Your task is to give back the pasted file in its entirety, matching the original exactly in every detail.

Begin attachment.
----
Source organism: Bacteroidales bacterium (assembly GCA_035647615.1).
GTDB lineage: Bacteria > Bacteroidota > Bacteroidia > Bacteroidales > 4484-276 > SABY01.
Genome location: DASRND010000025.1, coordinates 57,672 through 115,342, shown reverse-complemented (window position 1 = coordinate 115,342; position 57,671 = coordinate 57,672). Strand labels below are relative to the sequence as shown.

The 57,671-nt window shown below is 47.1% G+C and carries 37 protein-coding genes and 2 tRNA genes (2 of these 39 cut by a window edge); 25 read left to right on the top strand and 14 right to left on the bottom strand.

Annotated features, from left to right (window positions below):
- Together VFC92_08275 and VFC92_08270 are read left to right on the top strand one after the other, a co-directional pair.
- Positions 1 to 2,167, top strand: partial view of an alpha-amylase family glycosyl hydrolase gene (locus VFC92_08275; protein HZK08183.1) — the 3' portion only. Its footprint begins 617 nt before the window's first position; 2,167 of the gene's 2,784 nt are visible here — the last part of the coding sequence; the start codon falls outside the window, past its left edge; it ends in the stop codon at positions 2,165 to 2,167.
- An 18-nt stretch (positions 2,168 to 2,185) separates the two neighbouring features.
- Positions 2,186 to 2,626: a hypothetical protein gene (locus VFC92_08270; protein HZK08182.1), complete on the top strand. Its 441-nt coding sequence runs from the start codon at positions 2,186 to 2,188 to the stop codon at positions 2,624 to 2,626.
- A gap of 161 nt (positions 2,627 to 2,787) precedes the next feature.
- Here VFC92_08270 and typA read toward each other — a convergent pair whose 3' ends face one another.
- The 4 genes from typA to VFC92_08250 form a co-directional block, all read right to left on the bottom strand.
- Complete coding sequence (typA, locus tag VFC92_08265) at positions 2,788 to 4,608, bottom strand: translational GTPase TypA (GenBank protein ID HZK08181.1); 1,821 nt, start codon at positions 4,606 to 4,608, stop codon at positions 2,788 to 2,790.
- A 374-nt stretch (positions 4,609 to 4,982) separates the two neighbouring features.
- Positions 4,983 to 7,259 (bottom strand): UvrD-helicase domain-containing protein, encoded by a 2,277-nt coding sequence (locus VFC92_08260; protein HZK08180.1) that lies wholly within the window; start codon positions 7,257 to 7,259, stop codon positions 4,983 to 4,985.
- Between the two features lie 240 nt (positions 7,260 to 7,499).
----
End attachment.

Source organism: Bacteroidales bacterium (assembly GCA_035647615.1).
GTDB lineage: Bacteria > Bacteroidota > Bacteroidia > Bacteroidales > 4484-276 > SABY01.
Genome location: DASRND010000025.1, coordinates 57,672 through 115,342, shown reverse-complemented (window position 1 = coordinate 115,342; position 57,671 = coordinate 57,672). Strand labels below are relative to the sequence as shown.

The 57,671-nt window shown below is 47.1% G+C and carries 37 protein-coding genes and 2 tRNA genes (2 of these 39 cut by a window edge); 25 read left to right on the top strand and 14 right to left on the bottom strand.

Annotated features, from left to right (window positions below):
- Together VFC92_08275 and VFC92_08270 are read left to right on the top strand one after the other, a co-directional pair.
- Positions 1 to 2,167, top strand: partial view of an alpha-amylase family glycosyl hydrolase gene (locus VFC92_08275; protein HZK08183.1) — the 3' portion only. Its footprint begins 617 nt before the window's first position; 2,167 of the gene's 2,784 nt are visible here — the last part of the coding sequence; the start codon falls outside the window, past its left edge; it ends in the stop codon at positions 2,165 to 2,167.
- An 18-nt stretch (positions 2,168 to 2,185) separates the two neighbouring features.
- Positions 2,186 to 2,626: a hypothetical protein gene (locus VFC92_08270; protein HZK08182.1), complete on the top strand. Its 441-nt coding sequence runs from the start codon at positions 2,186 to 2,188 to the stop codon at positions 2,624 to 2,626.
- A gap of 161 nt (positions 2,627 to 2,787) precedes the next feature.
- Here VFC92_08270 and typA read toward each other — a convergent pair whose 3' ends face one another.
- The 4 genes from typA to VFC92_08250 form a co-directional block, all read right to left on the bottom strand.
- Complete coding sequence (typA, locus tag VFC92_08265) at positions 2,788 to 4,608, bottom strand: translational GTPase TypA (GenBank protein ID HZK08181.1); 1,821 nt, start codon at positions 4,606 to 4,608, stop codon at positions 2,788 to 2,790.
- A 374-nt stretch (positions 4,609 to 4,982) separates the two neighbouring features.
- Positions 4,983 to 7,259 (bottom strand): UvrD-helicase domain-containing protein, encoded by a 2,277-nt coding sequence (locus VFC92_08260; protein HZK08180.1) that lies wholly within the window; start codon positions 7,257 to 7,259, stop codon positions 4,983 to 4,985.
- Between the two features lie 240 nt (positions 7,260 to 7,499).